Hollywood, 1984; uploaded by Steve Sparx.
Finally got around to seeing Wreck-It Ralph today. And I must say, it was great; one of my favorites of the year.
I'd braced myself, based on reviews, for a movie that went off the rails after the first act and descended into poop jokes, product placement, and a completely different character's arc -- and an ending with a lousy message. But that's not how I read it at all; spoilers follow.
I'll grant that there was product placement -- hell, the climax revolved around Mentos. And there were poop jokes -- because it's a kids' movie with Sarah Silverman.
And the ending -- Ralph goes back to being a bad guy but now he enjoys it? I guess I can see how some people thought that betrayed the story's premise. Hell, I'd have figured they'd go the route of Ralph's clear inspiration, Donkey Kong, and make him a hero in a sequel.
But you know, there is something to be said for the message: you may have a lousy job, but you can find ways to make it better. There's a bit of Camus's Myth of Sisyphus to it; Sisyphus may not have a choice in how he lives, but he does have the freedom to feel however the hell he wants about it. (And it doesn't hurt that Ralph's coworkers finally start treating him right.)
I'll also grant that the movie spends an awfully long time in Sugar Rush, but the game proves to have a pretty rich set of environs after all. Indeed, it almost feels like they cheat a little bit, like there's a whole lot of stuff in there that doesn't belong in a racing game.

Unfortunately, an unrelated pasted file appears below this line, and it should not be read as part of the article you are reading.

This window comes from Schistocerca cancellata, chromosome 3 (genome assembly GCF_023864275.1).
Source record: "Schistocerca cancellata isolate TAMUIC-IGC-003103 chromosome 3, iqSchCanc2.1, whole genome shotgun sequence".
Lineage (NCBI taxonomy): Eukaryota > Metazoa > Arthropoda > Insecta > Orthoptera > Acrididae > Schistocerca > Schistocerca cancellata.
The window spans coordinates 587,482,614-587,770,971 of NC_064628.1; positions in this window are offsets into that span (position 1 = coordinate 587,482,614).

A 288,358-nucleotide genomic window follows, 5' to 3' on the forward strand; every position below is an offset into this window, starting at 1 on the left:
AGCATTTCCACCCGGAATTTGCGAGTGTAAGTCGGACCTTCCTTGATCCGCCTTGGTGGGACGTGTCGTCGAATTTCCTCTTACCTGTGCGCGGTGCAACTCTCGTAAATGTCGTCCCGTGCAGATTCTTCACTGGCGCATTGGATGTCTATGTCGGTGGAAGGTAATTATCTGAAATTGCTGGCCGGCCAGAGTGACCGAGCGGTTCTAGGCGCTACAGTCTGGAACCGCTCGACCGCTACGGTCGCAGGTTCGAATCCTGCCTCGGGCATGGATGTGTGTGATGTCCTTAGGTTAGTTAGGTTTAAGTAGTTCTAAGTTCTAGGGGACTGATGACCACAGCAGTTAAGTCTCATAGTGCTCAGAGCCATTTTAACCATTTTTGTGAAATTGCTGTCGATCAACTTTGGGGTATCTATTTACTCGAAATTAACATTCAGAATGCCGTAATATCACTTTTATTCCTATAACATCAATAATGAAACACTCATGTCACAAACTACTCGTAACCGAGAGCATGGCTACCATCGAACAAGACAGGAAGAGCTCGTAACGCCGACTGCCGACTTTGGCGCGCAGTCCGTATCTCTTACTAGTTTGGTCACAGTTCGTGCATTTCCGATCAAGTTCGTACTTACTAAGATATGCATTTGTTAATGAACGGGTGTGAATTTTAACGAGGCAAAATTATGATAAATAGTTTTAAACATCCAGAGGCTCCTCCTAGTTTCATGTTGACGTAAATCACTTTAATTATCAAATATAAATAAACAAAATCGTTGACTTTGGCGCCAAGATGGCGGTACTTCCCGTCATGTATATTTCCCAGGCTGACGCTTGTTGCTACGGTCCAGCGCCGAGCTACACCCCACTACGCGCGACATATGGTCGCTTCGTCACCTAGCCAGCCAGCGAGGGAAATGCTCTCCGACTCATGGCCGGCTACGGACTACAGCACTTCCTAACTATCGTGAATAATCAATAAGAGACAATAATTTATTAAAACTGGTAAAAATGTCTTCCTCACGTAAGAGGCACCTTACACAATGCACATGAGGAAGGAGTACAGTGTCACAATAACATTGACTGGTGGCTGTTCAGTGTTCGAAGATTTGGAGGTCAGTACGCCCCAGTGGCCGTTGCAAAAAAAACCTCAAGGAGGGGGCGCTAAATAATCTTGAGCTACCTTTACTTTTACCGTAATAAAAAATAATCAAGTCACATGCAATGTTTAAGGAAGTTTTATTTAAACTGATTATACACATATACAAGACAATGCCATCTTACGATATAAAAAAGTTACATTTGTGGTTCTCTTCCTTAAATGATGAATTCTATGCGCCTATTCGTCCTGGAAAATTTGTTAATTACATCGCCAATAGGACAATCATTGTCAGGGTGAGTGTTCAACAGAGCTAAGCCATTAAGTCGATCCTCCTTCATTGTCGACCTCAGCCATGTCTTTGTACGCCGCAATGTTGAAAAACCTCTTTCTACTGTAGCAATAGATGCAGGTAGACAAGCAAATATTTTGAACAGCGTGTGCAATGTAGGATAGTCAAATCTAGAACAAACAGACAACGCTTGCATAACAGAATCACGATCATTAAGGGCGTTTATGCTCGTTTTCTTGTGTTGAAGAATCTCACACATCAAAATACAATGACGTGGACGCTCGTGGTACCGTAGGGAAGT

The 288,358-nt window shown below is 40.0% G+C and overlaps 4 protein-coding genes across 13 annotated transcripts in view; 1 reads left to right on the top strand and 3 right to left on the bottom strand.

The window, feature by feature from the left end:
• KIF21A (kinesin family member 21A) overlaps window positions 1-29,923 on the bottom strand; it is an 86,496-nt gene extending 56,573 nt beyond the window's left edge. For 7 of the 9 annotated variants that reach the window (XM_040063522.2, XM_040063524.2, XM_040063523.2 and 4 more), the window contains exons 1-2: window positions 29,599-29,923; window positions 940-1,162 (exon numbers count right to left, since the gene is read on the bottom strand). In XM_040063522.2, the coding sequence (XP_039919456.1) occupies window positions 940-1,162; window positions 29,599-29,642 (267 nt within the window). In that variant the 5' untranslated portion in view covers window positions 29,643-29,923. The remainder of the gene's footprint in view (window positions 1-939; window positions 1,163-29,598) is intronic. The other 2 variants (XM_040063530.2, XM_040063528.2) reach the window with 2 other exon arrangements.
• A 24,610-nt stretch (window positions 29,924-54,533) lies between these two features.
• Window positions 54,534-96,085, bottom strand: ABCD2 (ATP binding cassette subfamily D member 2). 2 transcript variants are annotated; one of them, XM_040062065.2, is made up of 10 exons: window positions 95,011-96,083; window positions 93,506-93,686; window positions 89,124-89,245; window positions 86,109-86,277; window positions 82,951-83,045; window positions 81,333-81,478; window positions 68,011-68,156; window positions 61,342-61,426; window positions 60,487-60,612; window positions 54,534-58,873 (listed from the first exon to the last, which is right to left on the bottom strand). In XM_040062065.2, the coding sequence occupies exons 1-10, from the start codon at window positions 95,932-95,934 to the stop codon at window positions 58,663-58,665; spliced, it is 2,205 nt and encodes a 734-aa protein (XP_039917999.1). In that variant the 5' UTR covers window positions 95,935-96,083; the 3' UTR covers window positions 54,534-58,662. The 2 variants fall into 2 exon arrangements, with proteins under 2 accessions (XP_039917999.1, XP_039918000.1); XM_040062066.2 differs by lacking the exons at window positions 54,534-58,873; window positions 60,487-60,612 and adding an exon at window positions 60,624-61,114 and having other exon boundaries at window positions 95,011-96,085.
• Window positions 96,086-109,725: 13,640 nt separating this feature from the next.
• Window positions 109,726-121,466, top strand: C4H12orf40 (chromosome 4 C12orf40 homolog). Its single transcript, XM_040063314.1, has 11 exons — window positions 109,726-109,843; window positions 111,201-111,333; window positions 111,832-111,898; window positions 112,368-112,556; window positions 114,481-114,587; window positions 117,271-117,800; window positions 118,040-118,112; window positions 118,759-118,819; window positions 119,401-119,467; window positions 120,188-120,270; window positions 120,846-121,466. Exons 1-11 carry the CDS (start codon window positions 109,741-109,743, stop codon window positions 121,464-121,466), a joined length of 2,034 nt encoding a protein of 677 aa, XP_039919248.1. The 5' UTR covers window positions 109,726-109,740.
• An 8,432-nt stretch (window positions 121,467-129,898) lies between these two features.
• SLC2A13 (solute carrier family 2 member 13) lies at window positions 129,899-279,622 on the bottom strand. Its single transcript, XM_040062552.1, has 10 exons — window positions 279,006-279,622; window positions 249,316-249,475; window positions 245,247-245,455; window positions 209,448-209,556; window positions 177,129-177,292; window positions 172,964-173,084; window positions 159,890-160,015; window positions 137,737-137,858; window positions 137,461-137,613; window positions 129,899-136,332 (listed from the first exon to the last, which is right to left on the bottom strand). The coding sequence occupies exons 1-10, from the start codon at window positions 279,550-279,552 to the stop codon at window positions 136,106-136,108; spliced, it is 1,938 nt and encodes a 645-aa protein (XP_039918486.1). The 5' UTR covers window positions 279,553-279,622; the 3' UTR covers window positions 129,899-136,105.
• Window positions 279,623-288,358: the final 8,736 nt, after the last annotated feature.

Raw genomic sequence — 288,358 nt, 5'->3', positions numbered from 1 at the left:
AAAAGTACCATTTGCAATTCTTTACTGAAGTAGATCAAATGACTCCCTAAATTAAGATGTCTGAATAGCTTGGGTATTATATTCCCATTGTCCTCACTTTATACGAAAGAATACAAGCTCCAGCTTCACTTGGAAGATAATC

Then again, maybe it's a franchise. Maybe it's like in Mario Kart 64 where you can go off the track and ride right up to the castle from Super Mario 64. Maybe Sugar Rush is just one piece of a larger world. Don't know -- but it's even fun thinking of examples of games that make this idea make sense.
And as for Mario Kart, the racing sequence really does a wonderful job of evoking it. The tracks have a lovely design, familiar but different, and beautifully realized.
For all that, I'd almost grant that the movie peaks early, in its opening act -- except that my favorite part was the credits.
On the whole, sure, it's not perfect -- it's probably not even my favorite animated movie of the year. (Maybe my third, after Pirates! and ParaNorman. Yes, before Brave -- though Brave would be #4.) But you know, it's a movie that steps into the shared-franchise space of Who Framed Roger Rabbit? and Toy Story and actually manages to be a worthy entry -- maybe not as good as those two, but that it can even stand in the same league as those giants says a lot.